Concepts that time forgot: the Citroen C-Métisse

By topgear, 20 August 2020

What’s this little budget Koenigsegg all about?

This is the C-Métisse, a four-door, four-seat grand tourer that was supposed to be Citroen’s showstopper at the 2006 Paris motor show. It didn’t so much stop the show, but perhaps made it glance over briefly.

In fact, if you were going to do some sort of composite of the least sellable car, a massive French diesel hybrid would be up there. Perhaps it’s for the best that the C-Métisse didn’t really go anywhere [spoiler alert].

Why wouldn’t the C-Métisse sell very well?

For some reason, French carmakers really love big, soft-riding cars, while for some reason car buyers don’t really seem to like big, soft-riding cars. It seems to be a bone of contention, and the carmakers clearly feel they’re in the right on this one, because they keep doing it.

What does the concept’s name mean? 

Well, the C stands for concept, which Citroen usually does to signify that it’s just working in pencil for the time being. The Métisse part stands for ‘we did do a few Picasso models, but it was really expensive to use Pablo’s name, so if we just change a letter or two on Henri Matisse’s name we can use it for free’. Or something like that. 

Are there any nifty concept touches? 

The doors are certainly the coolest thing about the C-Métisse, and the least likely thing to ever make it into series production. The front doors are hinged at the base of the A-pillar, opening forwards and up, while the rear doors are hinged at the base of the C-pillar and open backwards and up. Certainly a dramatic way to arrive at the supermarket car park.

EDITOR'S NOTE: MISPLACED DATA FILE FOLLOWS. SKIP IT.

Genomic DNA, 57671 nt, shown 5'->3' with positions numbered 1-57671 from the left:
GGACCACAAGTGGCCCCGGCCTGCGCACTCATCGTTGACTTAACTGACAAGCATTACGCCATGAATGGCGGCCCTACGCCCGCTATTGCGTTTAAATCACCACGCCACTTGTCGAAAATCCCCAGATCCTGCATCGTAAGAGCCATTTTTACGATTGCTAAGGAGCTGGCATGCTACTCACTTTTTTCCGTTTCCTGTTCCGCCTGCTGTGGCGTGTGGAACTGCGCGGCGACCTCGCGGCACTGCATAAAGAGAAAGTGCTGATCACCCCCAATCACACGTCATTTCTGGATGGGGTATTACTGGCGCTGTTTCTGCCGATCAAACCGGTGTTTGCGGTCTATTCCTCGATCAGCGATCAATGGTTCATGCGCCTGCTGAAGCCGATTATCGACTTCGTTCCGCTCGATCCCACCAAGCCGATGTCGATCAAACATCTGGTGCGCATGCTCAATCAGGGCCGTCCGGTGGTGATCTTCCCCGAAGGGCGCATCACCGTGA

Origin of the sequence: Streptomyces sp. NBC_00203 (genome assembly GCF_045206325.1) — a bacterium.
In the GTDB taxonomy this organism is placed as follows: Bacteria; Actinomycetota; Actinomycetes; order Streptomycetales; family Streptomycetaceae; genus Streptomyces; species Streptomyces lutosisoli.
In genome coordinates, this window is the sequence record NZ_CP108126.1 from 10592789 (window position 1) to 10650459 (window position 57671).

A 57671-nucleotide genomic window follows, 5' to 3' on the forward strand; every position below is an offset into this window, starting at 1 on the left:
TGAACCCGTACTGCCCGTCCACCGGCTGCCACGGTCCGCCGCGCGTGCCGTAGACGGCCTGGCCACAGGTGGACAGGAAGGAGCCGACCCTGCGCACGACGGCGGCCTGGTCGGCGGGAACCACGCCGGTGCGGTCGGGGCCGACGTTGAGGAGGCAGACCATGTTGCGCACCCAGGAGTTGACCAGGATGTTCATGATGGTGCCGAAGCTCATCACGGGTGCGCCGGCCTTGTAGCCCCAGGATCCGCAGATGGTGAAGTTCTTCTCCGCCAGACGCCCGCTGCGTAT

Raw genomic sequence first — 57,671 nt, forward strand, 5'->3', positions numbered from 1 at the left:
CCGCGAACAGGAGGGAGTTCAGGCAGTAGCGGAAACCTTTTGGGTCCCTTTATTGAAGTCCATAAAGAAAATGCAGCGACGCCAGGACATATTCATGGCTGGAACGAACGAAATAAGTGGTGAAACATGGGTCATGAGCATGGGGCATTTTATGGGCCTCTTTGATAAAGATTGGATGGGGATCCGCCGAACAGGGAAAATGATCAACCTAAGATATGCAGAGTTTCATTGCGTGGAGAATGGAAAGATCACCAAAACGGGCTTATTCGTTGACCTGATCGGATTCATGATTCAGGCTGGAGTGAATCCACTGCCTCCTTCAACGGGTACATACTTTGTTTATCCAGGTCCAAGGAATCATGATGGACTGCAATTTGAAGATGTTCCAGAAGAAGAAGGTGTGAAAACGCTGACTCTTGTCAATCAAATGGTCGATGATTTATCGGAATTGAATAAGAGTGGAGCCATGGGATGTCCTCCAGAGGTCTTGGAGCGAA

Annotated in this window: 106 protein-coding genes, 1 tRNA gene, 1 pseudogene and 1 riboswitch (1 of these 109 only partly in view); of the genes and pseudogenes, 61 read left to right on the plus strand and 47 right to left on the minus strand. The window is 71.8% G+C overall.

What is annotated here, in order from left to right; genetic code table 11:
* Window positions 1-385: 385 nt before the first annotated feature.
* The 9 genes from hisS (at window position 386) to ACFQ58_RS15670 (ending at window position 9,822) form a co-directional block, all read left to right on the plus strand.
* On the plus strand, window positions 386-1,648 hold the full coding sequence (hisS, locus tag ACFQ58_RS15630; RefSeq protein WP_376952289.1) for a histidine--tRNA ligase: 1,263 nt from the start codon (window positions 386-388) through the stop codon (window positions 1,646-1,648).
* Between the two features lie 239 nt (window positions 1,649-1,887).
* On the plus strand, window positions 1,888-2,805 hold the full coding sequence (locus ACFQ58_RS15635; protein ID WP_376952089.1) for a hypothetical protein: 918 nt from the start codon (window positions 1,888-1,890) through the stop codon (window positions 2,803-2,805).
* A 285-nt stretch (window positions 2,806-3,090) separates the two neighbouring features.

What’s it like on the inside? 

The C-Métisse is rather conventionally unconventional, if you get what we mean. It all looks inside like you’d expect a concept car to look, all swoopy lines, individual seats and impractical buttons. The start button for the engine is on the ceiling, just to keep you on your toes. Weirdly, the driver’s headrest is also mounted to the roof. 

What’s under the bonnet? 

This is where the C-Métisse gets interesting (if you’re interested in this sort of thing) – there’s a 210hp 2.7-litre V6 diesel up front, two electric motors at the back rated at 20hp each and a 6spd auto gearbox complete with the must have flappy paddles.

Combined, the three motors will get the car to 100km/h in 6.2 seconds and on to a top speed of 250km/h, although Citroen’s claimed 6.6l/100km is somewhat underwhelming for what was supposed to be The Future. Peugeot experimented with diesel hybrid tech on its first-generation 3008 SUV in 2012, but it wasn’t what one might call a smash hit.

Why didn’t the C-Métisse go into production? 

Maybe Citroen was upset that people weren’t more excited about the car, because making a loss on massive barges has never really put the company off before or since 2006.

The French firm was keen to play up the car’s dynamic driving experience at the time, although it has given up on such fancy notions since and aims to make nice comfortable cars. 

Whatever happened to the C-Métisse? 

After the car was displayed at the 2006 Paris motor show it was presumably driven back to Citroen HQ to be locked in a dark warehouse. Perhaps a picture of the car has been framed and mounted in the design studio, with a big sign underneath saying ‘don’t make any more like this’.

STORY Sam Burnett

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